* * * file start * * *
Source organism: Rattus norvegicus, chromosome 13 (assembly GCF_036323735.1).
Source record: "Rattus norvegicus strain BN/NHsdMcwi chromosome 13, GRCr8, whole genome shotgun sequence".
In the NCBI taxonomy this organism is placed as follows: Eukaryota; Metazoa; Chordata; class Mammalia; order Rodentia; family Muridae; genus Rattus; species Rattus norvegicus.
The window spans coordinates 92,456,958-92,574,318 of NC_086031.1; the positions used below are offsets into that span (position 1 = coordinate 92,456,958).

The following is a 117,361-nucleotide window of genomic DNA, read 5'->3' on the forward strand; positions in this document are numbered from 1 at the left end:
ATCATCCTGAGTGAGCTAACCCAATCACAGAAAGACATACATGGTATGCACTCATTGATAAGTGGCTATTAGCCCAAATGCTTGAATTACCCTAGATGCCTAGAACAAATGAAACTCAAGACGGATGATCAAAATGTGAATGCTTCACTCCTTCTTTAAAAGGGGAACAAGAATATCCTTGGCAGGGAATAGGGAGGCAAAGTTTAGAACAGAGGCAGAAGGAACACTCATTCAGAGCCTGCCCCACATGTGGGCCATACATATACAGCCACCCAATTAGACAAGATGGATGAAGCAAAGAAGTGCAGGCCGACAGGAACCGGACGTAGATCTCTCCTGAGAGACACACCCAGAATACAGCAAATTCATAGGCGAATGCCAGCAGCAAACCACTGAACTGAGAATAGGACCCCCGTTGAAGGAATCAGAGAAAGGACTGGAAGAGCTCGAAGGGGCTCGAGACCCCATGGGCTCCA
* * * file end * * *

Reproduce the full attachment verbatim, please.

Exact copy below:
Source organism: Rattus norvegicus, chromosome 13 (assembly GCF_036323735.1).
Source record: "Rattus norvegicus strain BN/NHsdMcwi chromosome 13, GRCr8, whole genome shotgun sequence".
In the NCBI taxonomy this organism is placed as follows: Eukaryota; Metazoa; Chordata; class Mammalia; order Rodentia; family Muridae; genus Rattus; species Rattus norvegicus.
The window spans coordinates 92,456,958-92,574,318 of NC_086031.1; the positions used below are offsets into that span (position 1 = coordinate 92,456,958).

The following is a 117,361-nucleotide window of genomic DNA, read 5'->3' on the forward strand; positions in this document are numbered from 1 at the left end:
ATCATCCTGAGTGAGCTAACCCAATCACAGAAAGACATACATGGTATGCACTCATTGATAAGTGGCTATTAGCCCAAATGCTTGAATTACCCTAGATGCCTAGAACAAATGAAACTCAAGACGGATGATCAAAATGTGAATGCTTCACTCCTTCTTTAAAAGGGGAACAAGAATATCCTTGGCAGGGAATAGGGAGGCAAAGTTTAGAACAGAGGCAGAAGGAACACTCATTCAGAGCCTGCCCCACATGTGGGCCATACATATACAGCCACCCAATTAGACAAGATGGATGAAGCAAAGAAGTGCAGGCCGACAGGAACCGGACGTAGATCTCTCCTGAGAGACACACCCAGAATACAGCAAATTCATAGGCGAATGCCAGCAGCAAACCACTGAACTGAGAATAGGACCCCCGTTGAAGGAATCAGAGAAAGGACTGGAAGAGCTCGAAGGGGCTCGAGACCCCATGGGCTCCA